I Am David

i-am-davidI Am David

by Anne Holm

For as long as he can remember, the concentration camp in Eastern Europe has been twelve-year-old David’s only life.  He knows nothing about the outside world, but when he is given the chance to escape, he seizes it and runs.  With the enemy around every corner, he struggles to survive in this dangerous new environment.  His only possessions are a bottle of water, a compass, some bread, and a pocket knife, which he must use to reach the safety of Denmark.  Will it be enough?

David is quite intelligent and resourceful for a twelve-year-old.  When I read the book for the first time at age nine, I thoroughly enjoyed it.  Looking back on it now, it seems a bit unrealistic that David could have survived on his own for so long in such an unfamiliar world and without being caught.  In all fairness, though, perhaps he was hardened during his time in the camp.  A child living without parents in such a brutal environment would need to quickly become capable and independent.

While the story may be slightly unrealistic, this small flaw is offset by the fact that David offers the reader an example of a self-dependent child who must make his own decisions and bear the consequences on his own shoulders.  Despite his maturity for his age, David is still somewhat innocent and naïve in some ways.  The innocence contributes to his desire to always do the right thing, while the naivety occasionally leaves him wondering what the right thing actually is.  David’s dilemma provides an opportunity for discussion about his moral character and its application to morality in general.

As is the case with any book, especially historical fiction, the more background knowledge the reader has, the more he or she will enjoy I Am David.  However, this book is written in such a way that not much background information is needed.  When I read it, I didn’t know much about World War II besides the little I had learned in school.  As a child, David doesn’t understand everything he sees, and his interpretation of events is sometimes confused. With more background knowledge, I may have understood more about what was happening to David instead of just viewing it from his perspective.  It may be helpful for the parents to provide this background knowledge for their children in order to help them better grasp the meaning of events.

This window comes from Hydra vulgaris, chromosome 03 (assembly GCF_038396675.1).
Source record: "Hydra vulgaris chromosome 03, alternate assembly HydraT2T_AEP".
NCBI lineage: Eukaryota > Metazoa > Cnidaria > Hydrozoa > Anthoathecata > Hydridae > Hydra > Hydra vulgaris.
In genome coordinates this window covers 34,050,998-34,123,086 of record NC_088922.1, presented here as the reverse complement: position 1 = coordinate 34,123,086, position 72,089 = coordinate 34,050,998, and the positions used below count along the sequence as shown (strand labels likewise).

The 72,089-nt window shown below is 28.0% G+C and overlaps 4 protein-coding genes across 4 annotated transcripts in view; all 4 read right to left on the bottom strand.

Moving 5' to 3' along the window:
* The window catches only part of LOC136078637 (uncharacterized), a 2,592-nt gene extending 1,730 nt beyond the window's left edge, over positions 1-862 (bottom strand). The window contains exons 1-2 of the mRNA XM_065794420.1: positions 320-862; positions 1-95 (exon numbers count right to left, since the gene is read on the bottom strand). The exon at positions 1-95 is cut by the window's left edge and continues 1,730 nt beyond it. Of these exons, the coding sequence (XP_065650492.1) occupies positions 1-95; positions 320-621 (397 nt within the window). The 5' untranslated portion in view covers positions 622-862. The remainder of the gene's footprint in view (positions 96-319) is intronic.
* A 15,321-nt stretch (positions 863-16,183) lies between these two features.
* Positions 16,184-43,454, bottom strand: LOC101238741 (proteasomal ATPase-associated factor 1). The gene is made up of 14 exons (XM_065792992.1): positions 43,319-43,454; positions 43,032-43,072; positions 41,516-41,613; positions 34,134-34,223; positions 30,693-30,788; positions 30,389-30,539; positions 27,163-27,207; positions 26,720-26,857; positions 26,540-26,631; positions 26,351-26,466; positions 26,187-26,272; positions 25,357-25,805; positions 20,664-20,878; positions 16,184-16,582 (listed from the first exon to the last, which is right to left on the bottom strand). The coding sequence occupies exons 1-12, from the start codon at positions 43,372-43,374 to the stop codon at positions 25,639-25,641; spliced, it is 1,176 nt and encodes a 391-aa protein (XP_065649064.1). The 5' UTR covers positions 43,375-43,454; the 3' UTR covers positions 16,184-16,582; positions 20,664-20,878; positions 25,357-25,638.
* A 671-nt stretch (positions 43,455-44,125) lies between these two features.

David’s age makes him a character with whom children can easily identify.  When I was younger, my daydreaming often involved imagining myself in the same situation as the characters in the book I was currently reading and mentally acting out the scenes.  Holm created a unique story about a boy, young and alone, seeking refuge in a completely foreign country that seems nearly impossible to reach given what he has.  Through I Am David, the reader sees the aftermath of World War II with the eyes of a child, experiencing the confusion, distrust, and mistakes of a young boy in an unforgiving world.

If you are looking for a book to satisfy your young voracious reader or to read aloud before bed, this could be it.  With its simple vocabulary and young, easy-to-identify-with character, I Am David also provides historical perspective and is excellent for discussion between children and parents.

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